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Temple tensions

Temple tensions

Heng Chivoan

A Cambodian soldier stands in front of Preah Vihear temple earlier in July.

A t least 30 Thai troops who illegally entered Cambodia near Preah Vihear temple Tuesday are being held by Cambodian military, officials said, in the latest flare-up over the disputed 11th-century Hindu monument.

The armed Thai rangers had crossed into Cambodia following the arrest earlier in the day of three Thai protesters who jumped a border checkpoint and made their way to the temple, which has been closed off to Thais since June, when an angry crowd massed on Thailand's side of the line to claim ownership of Preah Vihear.

The three protesters were released, but the soldiers will be held until the issue of their incursion is resolved, said Meas Saroeun, a military officer at Preah Vihear, adding that one of the Thai soldiers was airlifted back to Thailand after losing his leg to a landmine in Cambodian territory.

"The mine had been underground since the war" in the 1980s, he told the Post. Some 60 Thai soldiers remained fanned out on the Thai side of the border, he said.

Hun Saravuth, deputy military police commander for Preah Vihear province, said earlier in the day that the Thai soldiers had spread out in a forested area within the temple complex after occupying a Buddhist pagoda located on a mountainside underneath the temple.

"We do not know why they are here," he said.

Reinforcements from the Choam Kh'san district and border police have been rushed to the temple complex, said district governor Kao Long, but Cambodian officials have vowed to remain calm.

"The Cambodian side is cool and patient," said Hang Soth, director of the National Preah Vihear Authority.

"The top levels of government are trying to resolve the situation. We do not want to fight," he added.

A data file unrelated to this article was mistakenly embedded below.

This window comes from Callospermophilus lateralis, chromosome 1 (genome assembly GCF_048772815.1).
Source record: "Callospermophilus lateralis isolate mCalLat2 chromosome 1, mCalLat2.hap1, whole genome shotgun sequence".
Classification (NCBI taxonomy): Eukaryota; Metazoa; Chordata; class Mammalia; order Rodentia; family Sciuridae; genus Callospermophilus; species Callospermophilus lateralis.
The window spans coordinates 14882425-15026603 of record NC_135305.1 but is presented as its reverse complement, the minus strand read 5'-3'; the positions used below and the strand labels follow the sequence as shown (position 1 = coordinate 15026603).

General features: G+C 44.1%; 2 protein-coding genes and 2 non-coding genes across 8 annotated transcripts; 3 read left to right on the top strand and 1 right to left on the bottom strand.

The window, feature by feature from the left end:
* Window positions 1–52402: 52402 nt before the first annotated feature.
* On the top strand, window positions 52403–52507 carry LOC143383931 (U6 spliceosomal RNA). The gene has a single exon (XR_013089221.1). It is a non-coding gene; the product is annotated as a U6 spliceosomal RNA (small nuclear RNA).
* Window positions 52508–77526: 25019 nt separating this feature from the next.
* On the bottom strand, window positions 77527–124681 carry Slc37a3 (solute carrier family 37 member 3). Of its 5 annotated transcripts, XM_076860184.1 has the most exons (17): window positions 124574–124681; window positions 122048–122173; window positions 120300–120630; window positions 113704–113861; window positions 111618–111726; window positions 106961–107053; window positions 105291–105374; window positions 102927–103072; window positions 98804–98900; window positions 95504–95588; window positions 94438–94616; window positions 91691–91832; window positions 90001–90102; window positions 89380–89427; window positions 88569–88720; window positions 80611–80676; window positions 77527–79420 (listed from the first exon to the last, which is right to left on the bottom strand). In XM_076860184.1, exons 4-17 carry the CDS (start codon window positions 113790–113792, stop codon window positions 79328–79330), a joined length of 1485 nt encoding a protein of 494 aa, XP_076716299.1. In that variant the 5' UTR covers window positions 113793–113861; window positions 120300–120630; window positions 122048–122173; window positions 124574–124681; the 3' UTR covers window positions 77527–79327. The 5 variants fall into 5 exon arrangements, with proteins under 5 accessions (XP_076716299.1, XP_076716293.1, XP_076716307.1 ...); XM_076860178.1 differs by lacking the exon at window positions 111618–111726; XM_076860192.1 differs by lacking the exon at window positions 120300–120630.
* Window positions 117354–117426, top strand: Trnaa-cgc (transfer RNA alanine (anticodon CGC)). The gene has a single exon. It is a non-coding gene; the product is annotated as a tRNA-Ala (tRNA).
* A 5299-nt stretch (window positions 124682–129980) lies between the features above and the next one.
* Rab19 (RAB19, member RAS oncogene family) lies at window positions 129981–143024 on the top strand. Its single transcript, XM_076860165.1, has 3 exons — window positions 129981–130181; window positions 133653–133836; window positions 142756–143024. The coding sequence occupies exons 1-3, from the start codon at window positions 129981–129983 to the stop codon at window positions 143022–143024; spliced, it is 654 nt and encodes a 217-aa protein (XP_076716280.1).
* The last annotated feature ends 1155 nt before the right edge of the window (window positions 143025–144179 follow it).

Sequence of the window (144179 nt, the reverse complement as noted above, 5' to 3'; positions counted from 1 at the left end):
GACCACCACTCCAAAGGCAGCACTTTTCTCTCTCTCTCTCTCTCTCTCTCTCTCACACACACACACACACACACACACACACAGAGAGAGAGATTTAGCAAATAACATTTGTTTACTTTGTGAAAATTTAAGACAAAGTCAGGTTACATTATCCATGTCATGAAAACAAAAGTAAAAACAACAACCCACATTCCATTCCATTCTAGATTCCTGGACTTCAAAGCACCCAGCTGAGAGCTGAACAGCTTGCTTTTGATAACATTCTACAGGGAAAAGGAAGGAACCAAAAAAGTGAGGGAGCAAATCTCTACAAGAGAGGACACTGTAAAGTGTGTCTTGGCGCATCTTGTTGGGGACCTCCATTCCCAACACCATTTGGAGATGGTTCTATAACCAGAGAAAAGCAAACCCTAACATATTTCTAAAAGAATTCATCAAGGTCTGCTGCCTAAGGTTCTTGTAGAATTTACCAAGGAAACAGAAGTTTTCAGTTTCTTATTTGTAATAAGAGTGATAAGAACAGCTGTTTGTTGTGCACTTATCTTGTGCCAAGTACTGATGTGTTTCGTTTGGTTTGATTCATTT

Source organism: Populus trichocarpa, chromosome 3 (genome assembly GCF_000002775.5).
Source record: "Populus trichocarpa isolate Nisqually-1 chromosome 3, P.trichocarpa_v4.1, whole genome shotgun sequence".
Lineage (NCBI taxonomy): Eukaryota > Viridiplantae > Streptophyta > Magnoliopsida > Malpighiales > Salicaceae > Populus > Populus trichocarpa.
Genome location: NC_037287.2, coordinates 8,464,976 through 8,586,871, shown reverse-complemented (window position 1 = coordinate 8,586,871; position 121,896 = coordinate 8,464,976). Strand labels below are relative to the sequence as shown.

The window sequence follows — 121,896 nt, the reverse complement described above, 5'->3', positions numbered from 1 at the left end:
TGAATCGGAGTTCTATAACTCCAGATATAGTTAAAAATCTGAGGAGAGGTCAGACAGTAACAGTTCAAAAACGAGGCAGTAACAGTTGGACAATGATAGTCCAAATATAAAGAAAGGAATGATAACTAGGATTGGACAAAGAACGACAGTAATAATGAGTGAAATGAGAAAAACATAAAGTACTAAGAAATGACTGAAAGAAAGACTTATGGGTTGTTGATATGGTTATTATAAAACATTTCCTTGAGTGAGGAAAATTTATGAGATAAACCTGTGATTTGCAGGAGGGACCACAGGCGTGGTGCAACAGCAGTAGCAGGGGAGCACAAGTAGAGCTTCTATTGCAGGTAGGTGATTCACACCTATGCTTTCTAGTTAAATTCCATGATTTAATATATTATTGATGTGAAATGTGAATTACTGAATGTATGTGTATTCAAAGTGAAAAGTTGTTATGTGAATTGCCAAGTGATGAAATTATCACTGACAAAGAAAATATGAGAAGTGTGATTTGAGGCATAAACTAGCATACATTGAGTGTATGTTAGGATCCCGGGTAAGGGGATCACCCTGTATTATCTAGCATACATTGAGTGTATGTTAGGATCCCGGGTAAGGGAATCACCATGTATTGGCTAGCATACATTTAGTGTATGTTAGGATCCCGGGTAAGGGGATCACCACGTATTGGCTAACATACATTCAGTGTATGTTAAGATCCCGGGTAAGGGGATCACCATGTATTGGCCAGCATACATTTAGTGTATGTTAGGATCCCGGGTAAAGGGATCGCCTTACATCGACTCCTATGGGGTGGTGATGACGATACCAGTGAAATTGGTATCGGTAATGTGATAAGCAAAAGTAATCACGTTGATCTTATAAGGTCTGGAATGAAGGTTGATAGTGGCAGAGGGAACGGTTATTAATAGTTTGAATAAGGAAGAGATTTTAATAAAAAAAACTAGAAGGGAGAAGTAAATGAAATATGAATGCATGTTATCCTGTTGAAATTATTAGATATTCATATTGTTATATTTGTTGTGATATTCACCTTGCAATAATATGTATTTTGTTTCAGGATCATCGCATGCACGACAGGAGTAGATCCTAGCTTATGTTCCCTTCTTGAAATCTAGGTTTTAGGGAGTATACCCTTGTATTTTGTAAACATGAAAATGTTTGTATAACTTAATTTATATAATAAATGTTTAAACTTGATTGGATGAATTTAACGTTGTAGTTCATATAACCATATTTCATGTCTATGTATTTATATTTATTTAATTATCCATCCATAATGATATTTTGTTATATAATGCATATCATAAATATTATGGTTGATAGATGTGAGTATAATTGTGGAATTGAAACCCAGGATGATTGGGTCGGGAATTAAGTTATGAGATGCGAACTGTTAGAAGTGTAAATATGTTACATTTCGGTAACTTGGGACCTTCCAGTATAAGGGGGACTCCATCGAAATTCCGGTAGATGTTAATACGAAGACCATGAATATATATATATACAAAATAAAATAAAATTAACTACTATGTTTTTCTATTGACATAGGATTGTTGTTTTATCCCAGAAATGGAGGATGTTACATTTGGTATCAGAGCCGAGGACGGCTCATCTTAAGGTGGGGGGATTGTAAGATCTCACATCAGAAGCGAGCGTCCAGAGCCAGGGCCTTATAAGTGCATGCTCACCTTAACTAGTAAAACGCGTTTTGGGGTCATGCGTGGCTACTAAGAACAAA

Preah Vihear temple was designated as a UNESCO World Heritage Site on July 7 despite a lingering dispute over ownership of the land surrounding the temple.

The designation sparked jubilant celebrations across Phnom Penh, culminating in an enormous fireworks display at Olympic Stadium Monday night that drew thousands of people.

But in Thailand, bruised nationalism remains unappeased, and the government of Prime Minister Samak Sundaravej is suffering from the fallout.

On July 10, Thai Foreign Minister Noppadon Pattama stepped down after the Constitutional Court ruled that he had acted illegally in signing an agreement supporting Cambodia’s bid to have Preah Vihear temple listed as a World Heritage Site without the permission of parliament.

His move had been approved by Samak’s cabinet, which the court also decided had violated the Thai Constitution in acting without parliamentary consent, a verdict that observers said could lead to a major cabinet reshuffle.

Thai nationalists have vowed to continue protesting over the temple, with some groups saying they would storm Preah Vihear.

"If Thai protesters continue to enter Cambodian territory, we will arrest them and send them back," said Council of Ministers spokesman Phay Siphan.

"We would like Cambodia and Thailand to solve this diplomatically through their embassies," he told the Post on Tuesday.

But one villager at the temple said she was increasingly worried the dispute would turn ugly, especially after the landmine blast.

"We are concerned that the Thais came here to create trouble," she said.

While generally good in recent years, Cambodia's relations with Thailand nosedived in 2003 over another temple, the famed Angkor Wat, after false rumors spread that a Thai starlet had said the most important symbol of the Khmer empire's ancient power actually belonged to Thailand.

An enraged mob burned and looted the Thai embassy in Phnom Penh before destroying a number of Thai-owned businesses around the capital. 

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